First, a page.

Former archbishop guilty of molesting one twin
Former archbishop Kenneth (Seraphim) Storheim was found guilty Friday of one count of sexually molesting a young boy — and cleared of a charge he molested the boy’s twin — in incidents from nearly 30 years ago.
The 68-year-old, who was previously the Canadian Archbishop of the Orthodox Church in America, stood accused of molesting two pre-teen twin brothers in the mid-1980s when he was the rector at Holy Trinity Sobor in Winnipeg.
Stating that the evidence produced by one twin had a “lack of reliability,” due to the twin’s struggles with alcoholism and mental instability, Justice Chris Mainella found Storheim not guilty in one of the charges of sexual assault.
Storheim sat stoically throughout the court proceedings. Dressed in black, with a bushy, long white beard, he had little reaction to Mainella’s decision to find him guilty on the other charge of sexual assault.
“He was a credible witness, who had no reason to not tell the truth,” Mainella said of the other twin, who later became a successful businessman. “The overall impression is that he was not careless with the truth.”
One of the boys testified that Storheim inspected his genitals for pubic hair and his pyjamas for semen. He also testified that Storheim hugged him in bed.
The now 39-year-old brothers both testified that Storheim would frequently lay naked on the living room floor holding his penis.
Mainella pointed to inconsistencies in Storheim’s testimony, including his statement that he was teaching the twins about puberty through bible study.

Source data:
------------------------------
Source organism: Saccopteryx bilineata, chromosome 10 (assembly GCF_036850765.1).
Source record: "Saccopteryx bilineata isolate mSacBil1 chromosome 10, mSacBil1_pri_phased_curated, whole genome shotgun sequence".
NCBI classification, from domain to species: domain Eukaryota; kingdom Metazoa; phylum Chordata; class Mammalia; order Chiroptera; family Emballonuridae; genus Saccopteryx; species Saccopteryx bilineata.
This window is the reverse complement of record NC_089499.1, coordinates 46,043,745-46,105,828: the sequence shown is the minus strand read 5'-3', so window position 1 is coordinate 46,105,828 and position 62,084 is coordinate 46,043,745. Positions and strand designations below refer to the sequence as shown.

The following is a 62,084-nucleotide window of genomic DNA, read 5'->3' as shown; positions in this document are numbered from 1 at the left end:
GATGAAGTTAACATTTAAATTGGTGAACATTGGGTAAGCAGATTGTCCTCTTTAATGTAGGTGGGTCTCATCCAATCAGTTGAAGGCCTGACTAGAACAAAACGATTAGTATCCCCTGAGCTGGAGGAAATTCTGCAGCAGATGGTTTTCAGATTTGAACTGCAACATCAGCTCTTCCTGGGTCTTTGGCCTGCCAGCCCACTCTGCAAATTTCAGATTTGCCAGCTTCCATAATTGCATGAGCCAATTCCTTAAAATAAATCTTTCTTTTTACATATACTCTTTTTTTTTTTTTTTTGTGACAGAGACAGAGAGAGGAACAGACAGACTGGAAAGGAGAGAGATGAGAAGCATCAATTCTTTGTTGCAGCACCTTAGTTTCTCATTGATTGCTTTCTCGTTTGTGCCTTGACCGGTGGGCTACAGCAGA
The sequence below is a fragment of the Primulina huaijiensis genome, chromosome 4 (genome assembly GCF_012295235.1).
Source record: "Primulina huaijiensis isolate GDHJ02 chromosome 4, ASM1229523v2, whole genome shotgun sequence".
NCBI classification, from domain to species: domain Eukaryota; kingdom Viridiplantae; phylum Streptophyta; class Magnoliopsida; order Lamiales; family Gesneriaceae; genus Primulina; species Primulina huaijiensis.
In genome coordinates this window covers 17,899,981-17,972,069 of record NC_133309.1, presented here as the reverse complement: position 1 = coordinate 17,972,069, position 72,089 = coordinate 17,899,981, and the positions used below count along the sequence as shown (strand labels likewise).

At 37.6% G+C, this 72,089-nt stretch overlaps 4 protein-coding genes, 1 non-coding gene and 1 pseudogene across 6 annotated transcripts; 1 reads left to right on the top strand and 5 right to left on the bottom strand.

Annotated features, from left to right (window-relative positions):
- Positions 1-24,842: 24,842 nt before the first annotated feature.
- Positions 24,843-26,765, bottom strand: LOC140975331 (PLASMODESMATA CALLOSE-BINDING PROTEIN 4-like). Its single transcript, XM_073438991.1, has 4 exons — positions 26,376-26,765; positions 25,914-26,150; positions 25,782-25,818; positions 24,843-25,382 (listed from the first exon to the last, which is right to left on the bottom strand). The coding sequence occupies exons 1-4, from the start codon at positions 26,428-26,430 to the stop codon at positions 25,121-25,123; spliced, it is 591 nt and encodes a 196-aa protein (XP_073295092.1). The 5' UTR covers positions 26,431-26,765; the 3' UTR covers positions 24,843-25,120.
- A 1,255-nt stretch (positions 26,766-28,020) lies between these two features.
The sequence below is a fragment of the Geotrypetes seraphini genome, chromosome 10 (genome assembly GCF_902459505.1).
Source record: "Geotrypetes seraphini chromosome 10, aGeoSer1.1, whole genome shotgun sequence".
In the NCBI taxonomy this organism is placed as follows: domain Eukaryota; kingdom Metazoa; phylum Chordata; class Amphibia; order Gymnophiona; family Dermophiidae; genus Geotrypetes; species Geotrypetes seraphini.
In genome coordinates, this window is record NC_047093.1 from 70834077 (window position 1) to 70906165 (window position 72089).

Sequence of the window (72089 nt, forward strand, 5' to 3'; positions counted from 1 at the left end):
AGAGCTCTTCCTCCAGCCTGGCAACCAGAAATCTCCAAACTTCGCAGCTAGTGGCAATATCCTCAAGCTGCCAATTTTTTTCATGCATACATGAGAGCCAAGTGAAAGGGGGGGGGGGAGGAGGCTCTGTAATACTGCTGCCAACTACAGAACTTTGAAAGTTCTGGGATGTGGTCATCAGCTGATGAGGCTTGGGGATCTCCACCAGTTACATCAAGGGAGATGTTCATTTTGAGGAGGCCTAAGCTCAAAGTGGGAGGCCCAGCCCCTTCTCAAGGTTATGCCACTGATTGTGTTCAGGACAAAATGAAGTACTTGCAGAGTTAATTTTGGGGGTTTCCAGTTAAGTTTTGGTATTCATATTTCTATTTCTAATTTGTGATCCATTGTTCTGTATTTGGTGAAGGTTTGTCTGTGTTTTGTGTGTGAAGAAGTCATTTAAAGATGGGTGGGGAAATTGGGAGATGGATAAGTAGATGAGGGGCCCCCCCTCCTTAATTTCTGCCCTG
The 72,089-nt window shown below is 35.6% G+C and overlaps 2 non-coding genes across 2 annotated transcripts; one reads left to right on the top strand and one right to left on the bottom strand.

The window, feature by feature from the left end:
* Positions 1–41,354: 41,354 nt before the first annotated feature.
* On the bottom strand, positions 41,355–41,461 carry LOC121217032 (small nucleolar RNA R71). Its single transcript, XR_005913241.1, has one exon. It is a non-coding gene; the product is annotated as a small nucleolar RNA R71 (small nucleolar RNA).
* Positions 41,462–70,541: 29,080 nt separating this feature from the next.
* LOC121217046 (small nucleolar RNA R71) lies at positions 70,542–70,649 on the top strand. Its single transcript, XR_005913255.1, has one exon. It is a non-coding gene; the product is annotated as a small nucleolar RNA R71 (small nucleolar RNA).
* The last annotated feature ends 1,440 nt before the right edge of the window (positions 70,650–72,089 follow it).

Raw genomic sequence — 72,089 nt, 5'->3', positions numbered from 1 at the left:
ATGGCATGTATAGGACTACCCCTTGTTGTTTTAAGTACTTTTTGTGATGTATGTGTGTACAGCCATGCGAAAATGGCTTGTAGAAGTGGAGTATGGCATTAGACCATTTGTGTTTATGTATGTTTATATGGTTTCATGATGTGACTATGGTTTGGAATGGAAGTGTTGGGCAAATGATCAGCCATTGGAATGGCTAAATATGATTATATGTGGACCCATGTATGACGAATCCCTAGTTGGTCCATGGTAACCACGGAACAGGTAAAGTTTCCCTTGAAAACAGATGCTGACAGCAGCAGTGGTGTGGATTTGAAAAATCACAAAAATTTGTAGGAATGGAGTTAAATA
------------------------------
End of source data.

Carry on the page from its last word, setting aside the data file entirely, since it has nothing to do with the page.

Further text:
“This goes beyond a mere misguided study in puberty,” Mainella said.
A statement from the Archdiocese of Canada said that was suspended in November of 2010 after the Archbishop turned himself in to police. He remained on suspension pending the completion of reports from a Synodal Commission that was appointed to review the charges from an internal Church perspective.
The outcome from this report could be Storheim’s removal from the church.
Storheim remains on bail and his attorney, Jeff Gindin, said he is heading back to his home in Ottawa. His sentencing hearing has yet to be scheduled, at that time Gindin said they will be arguing that jail time is not necessary.
“On the scale of sexual assaults, this would certainly be on the lower level compared to some that you see,” Gindin said. “Certainly, 30 years gone by, with no additional charges and no record, given his age I think it is reasonable to argue that jail isn’t necessary.”
Gindin said they will most likely file an appeal after the sentencing.